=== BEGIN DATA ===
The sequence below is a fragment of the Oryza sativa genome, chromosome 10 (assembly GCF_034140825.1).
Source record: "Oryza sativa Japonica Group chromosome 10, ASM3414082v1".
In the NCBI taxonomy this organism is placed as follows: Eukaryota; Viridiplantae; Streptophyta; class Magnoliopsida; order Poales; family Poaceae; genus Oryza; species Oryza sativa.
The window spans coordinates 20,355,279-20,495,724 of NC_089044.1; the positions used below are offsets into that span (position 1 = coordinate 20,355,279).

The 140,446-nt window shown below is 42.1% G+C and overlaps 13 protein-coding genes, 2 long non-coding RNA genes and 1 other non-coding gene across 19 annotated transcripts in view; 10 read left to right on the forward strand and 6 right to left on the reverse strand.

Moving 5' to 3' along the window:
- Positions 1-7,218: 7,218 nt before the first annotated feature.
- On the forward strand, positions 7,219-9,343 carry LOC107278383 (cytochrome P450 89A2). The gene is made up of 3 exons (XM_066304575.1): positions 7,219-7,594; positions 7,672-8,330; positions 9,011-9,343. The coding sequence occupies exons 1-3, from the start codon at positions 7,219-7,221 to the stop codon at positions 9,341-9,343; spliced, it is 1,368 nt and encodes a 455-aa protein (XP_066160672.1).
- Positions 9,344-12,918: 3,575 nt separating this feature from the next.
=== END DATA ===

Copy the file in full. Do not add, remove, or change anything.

The sequence below is a fragment of the Oryza sativa genome, chromosome 10 (assembly GCF_034140825.1).
Source record: "Oryza sativa Japonica Group chromosome 10, ASM3414082v1".
In the NCBI taxonomy this organism is placed as follows: Eukaryota; Viridiplantae; Streptophyta; class Magnoliopsida; order Poales; family Poaceae; genus Oryza; species Oryza sativa.
The window spans coordinates 20,355,279-20,495,724 of NC_089044.1; the positions used below are offsets into that span (position 1 = coordinate 20,355,279).

The 140,446-nt window shown below is 42.1% G+C and overlaps 13 protein-coding genes, 2 long non-coding RNA genes and 1 other non-coding gene across 19 annotated transcripts in view; 10 read left to right on the forward strand and 6 right to left on the reverse strand.

Moving 5' to 3' along the window:
- Positions 1-7,218: 7,218 nt before the first annotated feature.
- On the forward strand, positions 7,219-9,343 carry LOC107278383 (cytochrome P450 89A2). The gene is made up of 3 exons (XM_066304575.1): positions 7,219-7,594; positions 7,672-8,330; positions 9,011-9,343. The coding sequence occupies exons 1-3, from the start codon at positions 7,219-7,221 to the stop codon at positions 9,341-9,343; spliced, it is 1,368 nt and encodes a 455-aa protein (XP_066160672.1).
- Positions 9,344-12,918: 3,575 nt separating this feature from the next.